Eretz Israel is our unforgettable historic homeland...The Jews who will it shall achieve their State...And whatever we attempt there for our own benefit will redound mightily and beneficially to the good of all mankind. (Theodor Herzl, DerJudenstaat, 1896)

We offer peace and amity to all the neighbouring states and their peoples, and invite them to cooperate with the independent Jewish nation for the common good of all. The State of Israel is ready to contribute its full share to the peaceful progress and development of the Middle East.
(From Proclamation of the State of Israel, 5 Iyar 5708; 14 May 1948)

With a liberal democratic political system operating under the rule of law, a flourishing market economy producing technological innovation to the benefit of the wider world, and a population as educated and cultured as anywhere in Europe or North America, Israel is a normal Western country with a right to be treated as such in the community of nations.... For the global jihad, Israel may be the first objective. But it will not be the last. (Friends of Israel Initiative)

Sunday, 23 February 2014

Antisemitism in its Broadest Sense, Vicar?

Pro-Israel Christians in London
In a letter to the Church of England Newspaper, headed "The real antisemitism of today", Jeremy Moodey, CEO of the Israel-bashing NGO Embrace the Middle East (formerly BibleLands), has noted, inter alia:
"Many Jewish people feel that criticism of the State of Israel is intrinsically antisemitic, especially when Israel is singled out as being the main obstacle to peace in the Middle East. Since such criticism has increased in recent years, particularly in the context of Israel’s continued occupation of the Palestinian territories, the humanitarian crisis caused by its blockade of Gaza, and the seemingly relentless expansion of settlements in East Jerusalem and the West Bank, it may follow in the minds of some Jewish people that antisemitism is on the increase."
Pro-Israel non-Jews in Australia
The perception that Mr Moodey identifies (and with which he disagrees) is of course one that has been articulated in recent days by Binyamin Netanyahu, when he said:
"In the past anti-Semites boycotted Jewish businesses and today they call for the boycott of the Jewish state, and by the way, only the Jewish state.  I think that it is important that the boycotters be exposed for what they are, they are classical anti-Semites in modern garb."
 On Facebook Mr Moodey had expressed exasperation with the newspaper over the fact that his letter had appeared in the newspaper somewhat truncated, which prompted his friend the Reverend Stephen Sizer, in linking to Moodey's letter on the Embrace the Middle East website to write:
"I gave up on the CEN for news on the Middle East a long while ago - apart from Jeremy's articles and the occasional letter. Very sad."
Soon afterwards, on the same thread, Sizer added his ten cents' worth on the nature of antisemitism:
Many Jewish people feel that criticism of the State of Israel is intrinsically antisemitic, especially when Israel is singled out as being the main obstacle to peace in the Middle East. Since such criticism has increased in recent years, particularly in the context of Israel’s continued occupation of the Palestinian territories, the humanitarian crisis caused by its blockade of Gaza, and the seemingly relentless expansion of settlements in East Jerusalem and the West Bank, it may follow in the minds of some Jewish people that antisemitism is on the increase. - See more at: http://www.embraceme.org/blog/real-antisemitism-today#sthash.en7hD7Nf.dpufMoodey is not best pleased, since the editor of the said newspaper truncated his letter. Reverend Stephen Sizer has treated his Facebook followers to a brief disquisition on antisemitism.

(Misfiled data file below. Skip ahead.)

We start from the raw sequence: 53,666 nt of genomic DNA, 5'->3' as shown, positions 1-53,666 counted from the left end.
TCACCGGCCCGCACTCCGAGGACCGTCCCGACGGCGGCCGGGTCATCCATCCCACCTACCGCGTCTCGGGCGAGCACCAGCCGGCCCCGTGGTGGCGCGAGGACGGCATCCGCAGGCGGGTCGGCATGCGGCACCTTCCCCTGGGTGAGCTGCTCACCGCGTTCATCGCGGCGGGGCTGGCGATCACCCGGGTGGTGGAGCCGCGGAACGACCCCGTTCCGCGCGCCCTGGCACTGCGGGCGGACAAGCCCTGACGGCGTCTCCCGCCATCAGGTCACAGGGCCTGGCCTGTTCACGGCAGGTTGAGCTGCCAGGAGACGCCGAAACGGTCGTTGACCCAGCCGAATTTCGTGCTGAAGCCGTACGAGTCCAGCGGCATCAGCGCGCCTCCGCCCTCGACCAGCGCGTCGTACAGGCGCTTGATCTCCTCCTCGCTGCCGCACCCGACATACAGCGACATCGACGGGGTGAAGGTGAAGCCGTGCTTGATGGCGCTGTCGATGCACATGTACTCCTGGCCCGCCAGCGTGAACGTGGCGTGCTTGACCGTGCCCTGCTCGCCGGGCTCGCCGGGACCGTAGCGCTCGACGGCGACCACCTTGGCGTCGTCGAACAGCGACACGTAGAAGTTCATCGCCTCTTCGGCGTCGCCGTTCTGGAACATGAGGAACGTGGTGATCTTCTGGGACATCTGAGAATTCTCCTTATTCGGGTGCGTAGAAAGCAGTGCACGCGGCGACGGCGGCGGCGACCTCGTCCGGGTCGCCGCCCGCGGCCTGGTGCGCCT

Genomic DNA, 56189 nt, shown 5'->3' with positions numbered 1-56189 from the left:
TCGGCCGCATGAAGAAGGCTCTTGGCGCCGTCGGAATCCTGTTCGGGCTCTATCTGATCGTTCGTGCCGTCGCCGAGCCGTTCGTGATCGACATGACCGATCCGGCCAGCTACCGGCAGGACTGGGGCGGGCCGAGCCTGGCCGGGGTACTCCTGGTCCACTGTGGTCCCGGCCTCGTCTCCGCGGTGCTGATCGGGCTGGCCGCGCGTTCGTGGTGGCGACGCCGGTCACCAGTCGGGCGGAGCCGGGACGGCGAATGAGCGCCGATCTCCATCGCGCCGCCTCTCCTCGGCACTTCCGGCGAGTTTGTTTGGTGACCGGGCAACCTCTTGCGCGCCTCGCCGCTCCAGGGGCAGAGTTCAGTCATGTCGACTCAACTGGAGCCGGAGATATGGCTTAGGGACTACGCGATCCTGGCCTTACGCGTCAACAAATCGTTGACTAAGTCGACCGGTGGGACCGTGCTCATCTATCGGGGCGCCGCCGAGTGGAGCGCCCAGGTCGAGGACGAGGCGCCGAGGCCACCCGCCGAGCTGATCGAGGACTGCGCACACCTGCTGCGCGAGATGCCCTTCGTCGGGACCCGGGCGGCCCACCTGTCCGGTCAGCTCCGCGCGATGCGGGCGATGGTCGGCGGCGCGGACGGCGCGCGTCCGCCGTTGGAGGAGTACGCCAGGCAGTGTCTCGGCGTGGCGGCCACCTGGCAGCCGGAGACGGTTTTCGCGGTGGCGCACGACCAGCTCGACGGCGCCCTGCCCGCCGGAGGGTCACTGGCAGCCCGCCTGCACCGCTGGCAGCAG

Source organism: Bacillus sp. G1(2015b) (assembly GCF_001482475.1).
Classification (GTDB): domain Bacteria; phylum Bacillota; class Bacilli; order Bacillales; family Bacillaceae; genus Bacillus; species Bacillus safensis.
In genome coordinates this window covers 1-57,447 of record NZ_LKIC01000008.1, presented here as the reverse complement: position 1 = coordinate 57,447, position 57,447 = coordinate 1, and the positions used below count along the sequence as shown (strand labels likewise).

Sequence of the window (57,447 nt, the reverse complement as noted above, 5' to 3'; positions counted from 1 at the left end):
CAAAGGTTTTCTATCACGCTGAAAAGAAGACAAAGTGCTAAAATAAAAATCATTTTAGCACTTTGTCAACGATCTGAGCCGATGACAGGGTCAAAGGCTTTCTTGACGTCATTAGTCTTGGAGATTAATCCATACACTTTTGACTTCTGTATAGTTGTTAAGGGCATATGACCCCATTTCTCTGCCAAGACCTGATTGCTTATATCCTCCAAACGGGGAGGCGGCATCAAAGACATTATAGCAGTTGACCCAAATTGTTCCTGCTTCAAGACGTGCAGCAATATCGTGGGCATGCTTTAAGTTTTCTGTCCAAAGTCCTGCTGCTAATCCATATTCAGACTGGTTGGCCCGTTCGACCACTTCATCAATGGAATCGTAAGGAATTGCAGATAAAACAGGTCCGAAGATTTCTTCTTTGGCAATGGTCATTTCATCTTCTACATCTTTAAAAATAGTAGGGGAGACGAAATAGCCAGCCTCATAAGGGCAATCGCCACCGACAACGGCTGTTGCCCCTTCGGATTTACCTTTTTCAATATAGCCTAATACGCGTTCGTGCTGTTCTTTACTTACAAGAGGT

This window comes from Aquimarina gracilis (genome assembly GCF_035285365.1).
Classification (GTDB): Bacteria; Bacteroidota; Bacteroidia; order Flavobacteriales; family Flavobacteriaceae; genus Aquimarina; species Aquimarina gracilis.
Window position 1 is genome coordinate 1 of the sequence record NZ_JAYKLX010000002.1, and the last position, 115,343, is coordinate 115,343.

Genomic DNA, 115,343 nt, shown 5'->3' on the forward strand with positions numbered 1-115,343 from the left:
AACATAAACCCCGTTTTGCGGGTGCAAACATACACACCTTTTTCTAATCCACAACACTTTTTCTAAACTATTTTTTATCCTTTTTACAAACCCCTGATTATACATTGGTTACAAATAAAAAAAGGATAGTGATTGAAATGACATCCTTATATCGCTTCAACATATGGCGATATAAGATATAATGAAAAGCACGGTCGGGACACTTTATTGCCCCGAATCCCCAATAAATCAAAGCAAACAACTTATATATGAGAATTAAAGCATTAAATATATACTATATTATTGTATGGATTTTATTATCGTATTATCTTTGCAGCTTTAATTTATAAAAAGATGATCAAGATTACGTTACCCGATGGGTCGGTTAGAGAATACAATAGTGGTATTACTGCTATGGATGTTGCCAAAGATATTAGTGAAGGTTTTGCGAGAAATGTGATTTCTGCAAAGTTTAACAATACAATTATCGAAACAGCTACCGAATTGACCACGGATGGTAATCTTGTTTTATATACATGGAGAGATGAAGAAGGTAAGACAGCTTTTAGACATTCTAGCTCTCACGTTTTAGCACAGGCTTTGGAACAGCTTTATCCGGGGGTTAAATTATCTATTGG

"Antisemitism in its broadest sense is real. It is latent in much political rhetoric and religious conviction and it is explicit in the agenda of groups like the BNP and EDL. But diluting the term to include BDS or legitimate criticism of Israeli policies toward the Palestinians will only lead to complacency. Racism is evil in what ever guise it manifests itself."
It's noteworthy that he makes no mention of Islamic antisemitism, which as we know is rife and deep-seated, and of ancient lineage.  Perhaps this omission is not surprising, given that the Reverend Sizer seems to have many Muslim allies in his crusade (as it were!) against Christian Zionism; indeed, I gather that he attended the "Islamophobia" Awards ceremony, an IHRC fund-raising event that took place at the Holiday Inn, Wembley, on Friday evening.


But let's come back to that thread:


Does the vicar condone the distasteful remarks of/links from some of his followers?  Does he regard  as "antisemitism in its broadest sense" comments such as these, all, coincidentally, by ladies (though examples by male followers also abound):

(Update: that's an example of one from a male made after this post was published)


2 comments:

  1. reading stephen sizer's comment about anti semitism I noticed that he tried to paint the EDL with the stain of anti semitism. As far as I can tell the EDL is totally innocent of that charge and I think the so called reverend knows it. What's your view on that Daphne? Sincerely Cry4dance

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    1. I agree that it's a smear that seems without foundation, Cry4dance. I've heard that some EDL members are former BNP/National Front members but I don't know enough about the movement to be sure. It seems to me that most are working-class people exasperated with mass immigration into Britain, resulting from Blair's inexcusable and destructive Open Door policy, and are worried for the future of their children in what they perceive as an Islamic future about which none of the major parties seem to care. No doubt there are antisemites among them.

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